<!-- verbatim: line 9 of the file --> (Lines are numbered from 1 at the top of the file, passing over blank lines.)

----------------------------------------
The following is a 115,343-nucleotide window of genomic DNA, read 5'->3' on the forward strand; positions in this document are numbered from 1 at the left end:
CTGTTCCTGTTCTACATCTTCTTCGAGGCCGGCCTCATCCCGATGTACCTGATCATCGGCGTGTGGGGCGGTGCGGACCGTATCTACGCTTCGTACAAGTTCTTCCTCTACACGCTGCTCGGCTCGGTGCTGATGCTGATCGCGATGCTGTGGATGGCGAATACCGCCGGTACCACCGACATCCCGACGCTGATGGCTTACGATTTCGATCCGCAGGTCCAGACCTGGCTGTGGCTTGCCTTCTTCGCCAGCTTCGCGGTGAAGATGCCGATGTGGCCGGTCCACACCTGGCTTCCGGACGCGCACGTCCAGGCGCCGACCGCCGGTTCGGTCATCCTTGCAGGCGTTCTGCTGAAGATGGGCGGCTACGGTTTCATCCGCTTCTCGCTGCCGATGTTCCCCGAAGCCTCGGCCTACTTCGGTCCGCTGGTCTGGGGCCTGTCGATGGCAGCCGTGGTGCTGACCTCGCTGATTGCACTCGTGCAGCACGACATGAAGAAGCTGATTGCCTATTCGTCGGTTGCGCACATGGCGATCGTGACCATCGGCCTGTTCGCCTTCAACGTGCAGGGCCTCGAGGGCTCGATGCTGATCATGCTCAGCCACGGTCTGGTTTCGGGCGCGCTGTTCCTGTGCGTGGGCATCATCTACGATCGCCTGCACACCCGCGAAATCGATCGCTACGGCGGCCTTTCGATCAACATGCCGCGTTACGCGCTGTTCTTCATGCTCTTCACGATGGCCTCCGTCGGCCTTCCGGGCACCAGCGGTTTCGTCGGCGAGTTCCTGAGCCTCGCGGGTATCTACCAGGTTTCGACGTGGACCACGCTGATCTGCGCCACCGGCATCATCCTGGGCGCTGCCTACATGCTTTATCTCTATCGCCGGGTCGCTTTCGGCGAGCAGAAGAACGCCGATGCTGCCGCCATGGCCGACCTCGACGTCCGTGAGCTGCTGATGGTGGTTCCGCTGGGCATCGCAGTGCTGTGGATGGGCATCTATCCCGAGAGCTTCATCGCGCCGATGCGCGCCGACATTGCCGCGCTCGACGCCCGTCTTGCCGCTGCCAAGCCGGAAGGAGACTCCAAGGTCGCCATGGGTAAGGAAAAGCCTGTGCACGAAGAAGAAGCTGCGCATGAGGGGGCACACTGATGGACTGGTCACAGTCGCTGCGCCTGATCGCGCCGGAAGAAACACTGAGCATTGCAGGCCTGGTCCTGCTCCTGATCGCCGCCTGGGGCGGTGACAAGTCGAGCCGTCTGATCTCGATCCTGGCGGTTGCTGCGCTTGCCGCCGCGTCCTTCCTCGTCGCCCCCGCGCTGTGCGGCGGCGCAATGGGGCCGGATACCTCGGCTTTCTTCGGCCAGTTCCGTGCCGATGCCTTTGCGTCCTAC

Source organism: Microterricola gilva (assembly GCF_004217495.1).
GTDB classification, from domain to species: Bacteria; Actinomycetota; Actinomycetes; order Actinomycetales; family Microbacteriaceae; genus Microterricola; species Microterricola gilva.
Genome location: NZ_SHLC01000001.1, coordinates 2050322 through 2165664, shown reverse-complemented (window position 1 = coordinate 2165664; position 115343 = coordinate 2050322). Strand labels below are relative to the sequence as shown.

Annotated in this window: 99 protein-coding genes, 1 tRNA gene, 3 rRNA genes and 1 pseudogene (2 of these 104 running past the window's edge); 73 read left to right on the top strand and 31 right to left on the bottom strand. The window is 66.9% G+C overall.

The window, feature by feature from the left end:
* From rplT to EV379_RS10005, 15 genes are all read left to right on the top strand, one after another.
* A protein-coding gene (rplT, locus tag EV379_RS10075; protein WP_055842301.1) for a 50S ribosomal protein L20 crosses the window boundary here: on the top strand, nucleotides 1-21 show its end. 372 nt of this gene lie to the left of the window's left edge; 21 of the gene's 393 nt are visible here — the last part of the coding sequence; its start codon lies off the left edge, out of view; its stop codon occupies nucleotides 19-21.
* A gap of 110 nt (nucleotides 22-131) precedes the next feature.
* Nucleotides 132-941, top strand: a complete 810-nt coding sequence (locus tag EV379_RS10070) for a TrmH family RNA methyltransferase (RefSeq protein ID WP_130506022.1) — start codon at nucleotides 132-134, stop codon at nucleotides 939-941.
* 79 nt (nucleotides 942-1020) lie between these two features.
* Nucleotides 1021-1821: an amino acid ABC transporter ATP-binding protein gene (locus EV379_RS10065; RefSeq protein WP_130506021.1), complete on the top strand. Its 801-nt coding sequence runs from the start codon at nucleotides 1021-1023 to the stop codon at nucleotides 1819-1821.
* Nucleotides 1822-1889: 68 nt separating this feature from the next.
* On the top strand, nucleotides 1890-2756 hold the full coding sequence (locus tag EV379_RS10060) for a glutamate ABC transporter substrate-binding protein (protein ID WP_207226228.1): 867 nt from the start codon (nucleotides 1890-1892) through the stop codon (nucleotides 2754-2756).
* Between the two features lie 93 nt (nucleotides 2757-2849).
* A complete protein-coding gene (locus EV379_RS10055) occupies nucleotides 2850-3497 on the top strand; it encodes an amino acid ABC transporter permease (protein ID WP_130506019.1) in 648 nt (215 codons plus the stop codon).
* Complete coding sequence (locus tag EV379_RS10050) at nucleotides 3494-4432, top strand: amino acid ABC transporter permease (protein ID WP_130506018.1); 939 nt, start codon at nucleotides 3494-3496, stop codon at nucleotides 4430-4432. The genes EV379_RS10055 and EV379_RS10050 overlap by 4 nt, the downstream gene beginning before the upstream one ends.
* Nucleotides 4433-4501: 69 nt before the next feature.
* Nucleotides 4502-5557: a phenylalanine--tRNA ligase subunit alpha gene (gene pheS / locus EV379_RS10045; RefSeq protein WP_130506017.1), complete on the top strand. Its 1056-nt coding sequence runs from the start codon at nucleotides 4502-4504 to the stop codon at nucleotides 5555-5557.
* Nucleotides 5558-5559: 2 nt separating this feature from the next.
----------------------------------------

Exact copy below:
* A protein-coding gene (rplT, locus tag EV379_RS10075; protein WP_055842301.1) for a 50S ribosomal protein L20 crosses the window boundary here: on the top strand, nucleotides 1-21 show its end. 372 nt of this gene lie to the left of the window's left edge; 21 of the gene's 393 nt are visible here — the last part of the coding sequence; its start codon lies off the left edge, out of view; its stop codon occupies nucleotides 19-21.